Waste

European Commission tells Slovenia to clean up landfills

Published

May 1, 2016

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Published:

May 1, 2016

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The European Commission is requesting that Slovenia brings landfills in line with European Union legislation – Directive 1999/31/EC.

This is part of a horizontal exercise against several member states. Under EU law, landfilling should only be used as a last resort, and it can only be done under conditions that avoid impact on human health and the environment. Existing landfills either had to be upgraded to meet conditions to obtain an operating permit or to be closed and rehabilitated, the statement adds.

If Slovenia fails to act within two months, the case may be referred to the Court of Justice of the EU.

Slovenia had agreed to do this by July 16, 2009, at the latest. While clear progress has been made – none of the non-compliant landfills are still operating, and Slovenia has become an EU recycling champion – some 35 existing landfills are still in breach of EU legislation, the bloc’s executive arm found. Landfill Oštri vrh for municipal waste which is currently not operating has yet to obtain a permit for operation. The other 34 existing that Slovenia agreed to close have not been closed nor rehabilitated. Following the first reasoned opinion issued in October 2012, the commission is now sending a second reasoned opinion. If Slovenia fails to act within two months, the case may be referred to the Court of Justice of the EU, the document adds.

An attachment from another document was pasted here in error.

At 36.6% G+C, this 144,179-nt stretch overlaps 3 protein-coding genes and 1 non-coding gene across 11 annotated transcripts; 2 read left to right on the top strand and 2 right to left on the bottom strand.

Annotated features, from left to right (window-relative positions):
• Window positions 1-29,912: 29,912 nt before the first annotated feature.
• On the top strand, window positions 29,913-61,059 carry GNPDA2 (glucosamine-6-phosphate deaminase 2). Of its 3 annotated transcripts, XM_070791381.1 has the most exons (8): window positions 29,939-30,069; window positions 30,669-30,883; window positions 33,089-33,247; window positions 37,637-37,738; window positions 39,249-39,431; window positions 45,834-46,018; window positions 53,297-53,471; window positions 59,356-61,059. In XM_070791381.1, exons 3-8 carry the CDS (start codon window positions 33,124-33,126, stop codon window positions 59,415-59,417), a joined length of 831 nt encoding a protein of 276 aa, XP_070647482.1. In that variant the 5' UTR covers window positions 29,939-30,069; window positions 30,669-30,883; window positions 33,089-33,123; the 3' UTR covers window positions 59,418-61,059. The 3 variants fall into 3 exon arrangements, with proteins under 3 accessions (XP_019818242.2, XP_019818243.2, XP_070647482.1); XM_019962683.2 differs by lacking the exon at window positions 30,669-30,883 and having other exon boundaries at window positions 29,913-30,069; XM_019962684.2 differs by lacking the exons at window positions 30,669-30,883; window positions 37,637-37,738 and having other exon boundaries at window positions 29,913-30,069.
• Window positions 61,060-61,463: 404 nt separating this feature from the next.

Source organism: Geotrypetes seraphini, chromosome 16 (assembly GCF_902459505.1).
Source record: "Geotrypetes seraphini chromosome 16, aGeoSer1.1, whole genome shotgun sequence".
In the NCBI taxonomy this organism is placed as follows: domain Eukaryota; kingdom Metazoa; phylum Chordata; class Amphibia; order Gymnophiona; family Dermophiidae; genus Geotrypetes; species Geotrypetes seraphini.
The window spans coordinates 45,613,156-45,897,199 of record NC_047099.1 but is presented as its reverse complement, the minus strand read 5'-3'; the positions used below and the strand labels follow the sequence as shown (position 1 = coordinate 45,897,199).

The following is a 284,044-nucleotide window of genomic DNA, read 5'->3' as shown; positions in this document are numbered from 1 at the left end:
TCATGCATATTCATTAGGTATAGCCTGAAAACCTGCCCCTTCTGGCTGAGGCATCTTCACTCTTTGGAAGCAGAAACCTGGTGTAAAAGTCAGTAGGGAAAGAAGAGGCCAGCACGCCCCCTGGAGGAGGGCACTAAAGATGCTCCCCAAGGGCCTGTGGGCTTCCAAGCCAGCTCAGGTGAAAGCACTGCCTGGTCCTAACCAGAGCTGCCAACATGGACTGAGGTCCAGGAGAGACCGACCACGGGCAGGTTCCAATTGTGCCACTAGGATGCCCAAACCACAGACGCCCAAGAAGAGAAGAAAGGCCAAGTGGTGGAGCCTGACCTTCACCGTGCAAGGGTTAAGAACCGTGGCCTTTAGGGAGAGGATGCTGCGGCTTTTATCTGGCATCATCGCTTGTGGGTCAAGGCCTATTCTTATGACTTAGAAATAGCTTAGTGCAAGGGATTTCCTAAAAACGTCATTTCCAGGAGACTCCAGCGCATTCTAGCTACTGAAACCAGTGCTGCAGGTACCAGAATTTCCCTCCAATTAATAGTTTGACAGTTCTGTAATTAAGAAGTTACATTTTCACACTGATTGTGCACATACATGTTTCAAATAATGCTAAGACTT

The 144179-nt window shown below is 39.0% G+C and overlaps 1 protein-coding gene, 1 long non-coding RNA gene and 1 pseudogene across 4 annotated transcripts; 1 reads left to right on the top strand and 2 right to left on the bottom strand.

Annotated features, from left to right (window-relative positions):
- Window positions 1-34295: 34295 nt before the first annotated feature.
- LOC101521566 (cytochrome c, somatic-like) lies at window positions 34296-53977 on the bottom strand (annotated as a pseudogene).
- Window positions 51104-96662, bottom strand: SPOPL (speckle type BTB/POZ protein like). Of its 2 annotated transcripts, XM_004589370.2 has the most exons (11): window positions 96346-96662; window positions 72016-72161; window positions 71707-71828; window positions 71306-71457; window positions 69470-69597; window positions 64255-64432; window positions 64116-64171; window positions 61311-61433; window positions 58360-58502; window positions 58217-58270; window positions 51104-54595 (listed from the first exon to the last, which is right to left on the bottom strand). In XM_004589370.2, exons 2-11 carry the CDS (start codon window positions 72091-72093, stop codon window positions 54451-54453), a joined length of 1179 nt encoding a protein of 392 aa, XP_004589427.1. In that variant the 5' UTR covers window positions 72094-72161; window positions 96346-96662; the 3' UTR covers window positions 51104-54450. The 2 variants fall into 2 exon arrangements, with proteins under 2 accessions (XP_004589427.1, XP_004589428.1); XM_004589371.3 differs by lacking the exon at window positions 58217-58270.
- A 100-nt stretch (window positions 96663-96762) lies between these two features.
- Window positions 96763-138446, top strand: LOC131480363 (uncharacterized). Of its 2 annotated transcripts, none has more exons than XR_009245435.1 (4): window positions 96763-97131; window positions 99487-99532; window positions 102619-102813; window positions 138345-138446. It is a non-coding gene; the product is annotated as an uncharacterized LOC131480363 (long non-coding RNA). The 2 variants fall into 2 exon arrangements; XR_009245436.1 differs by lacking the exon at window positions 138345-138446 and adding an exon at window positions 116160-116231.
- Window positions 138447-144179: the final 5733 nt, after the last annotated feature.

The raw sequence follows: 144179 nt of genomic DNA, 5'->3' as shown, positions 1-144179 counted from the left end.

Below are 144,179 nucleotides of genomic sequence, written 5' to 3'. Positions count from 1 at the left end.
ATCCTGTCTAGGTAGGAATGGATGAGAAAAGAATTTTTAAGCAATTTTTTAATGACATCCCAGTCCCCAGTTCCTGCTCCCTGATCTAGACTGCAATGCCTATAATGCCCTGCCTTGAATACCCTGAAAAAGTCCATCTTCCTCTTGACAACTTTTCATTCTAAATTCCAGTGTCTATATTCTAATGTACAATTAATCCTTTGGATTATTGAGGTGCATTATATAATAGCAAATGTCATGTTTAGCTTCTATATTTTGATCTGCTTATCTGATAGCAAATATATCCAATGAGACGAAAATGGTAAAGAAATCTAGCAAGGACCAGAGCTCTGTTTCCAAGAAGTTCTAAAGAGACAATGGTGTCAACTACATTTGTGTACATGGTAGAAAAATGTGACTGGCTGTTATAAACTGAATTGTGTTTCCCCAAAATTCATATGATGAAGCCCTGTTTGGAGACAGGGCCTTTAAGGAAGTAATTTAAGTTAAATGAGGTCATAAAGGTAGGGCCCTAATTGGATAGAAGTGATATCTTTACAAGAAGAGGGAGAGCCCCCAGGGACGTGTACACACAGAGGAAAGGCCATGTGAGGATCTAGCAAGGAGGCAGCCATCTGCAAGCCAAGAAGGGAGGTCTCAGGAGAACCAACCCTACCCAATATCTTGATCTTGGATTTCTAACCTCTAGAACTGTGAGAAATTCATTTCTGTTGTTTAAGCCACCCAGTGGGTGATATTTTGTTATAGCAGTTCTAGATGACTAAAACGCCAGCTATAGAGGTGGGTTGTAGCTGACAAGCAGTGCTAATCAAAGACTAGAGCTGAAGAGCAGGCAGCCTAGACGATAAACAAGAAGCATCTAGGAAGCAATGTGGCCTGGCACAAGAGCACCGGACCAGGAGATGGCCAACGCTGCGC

In its monthly package of infringement decisions, the European Commission is announcing legal action against member states for failing to comply with obligations under EU law. The decisions, covering various sectors and policy areas, aim to ensure the proper application of EU law for the benefit of citizens and businesses, the statement said.

 

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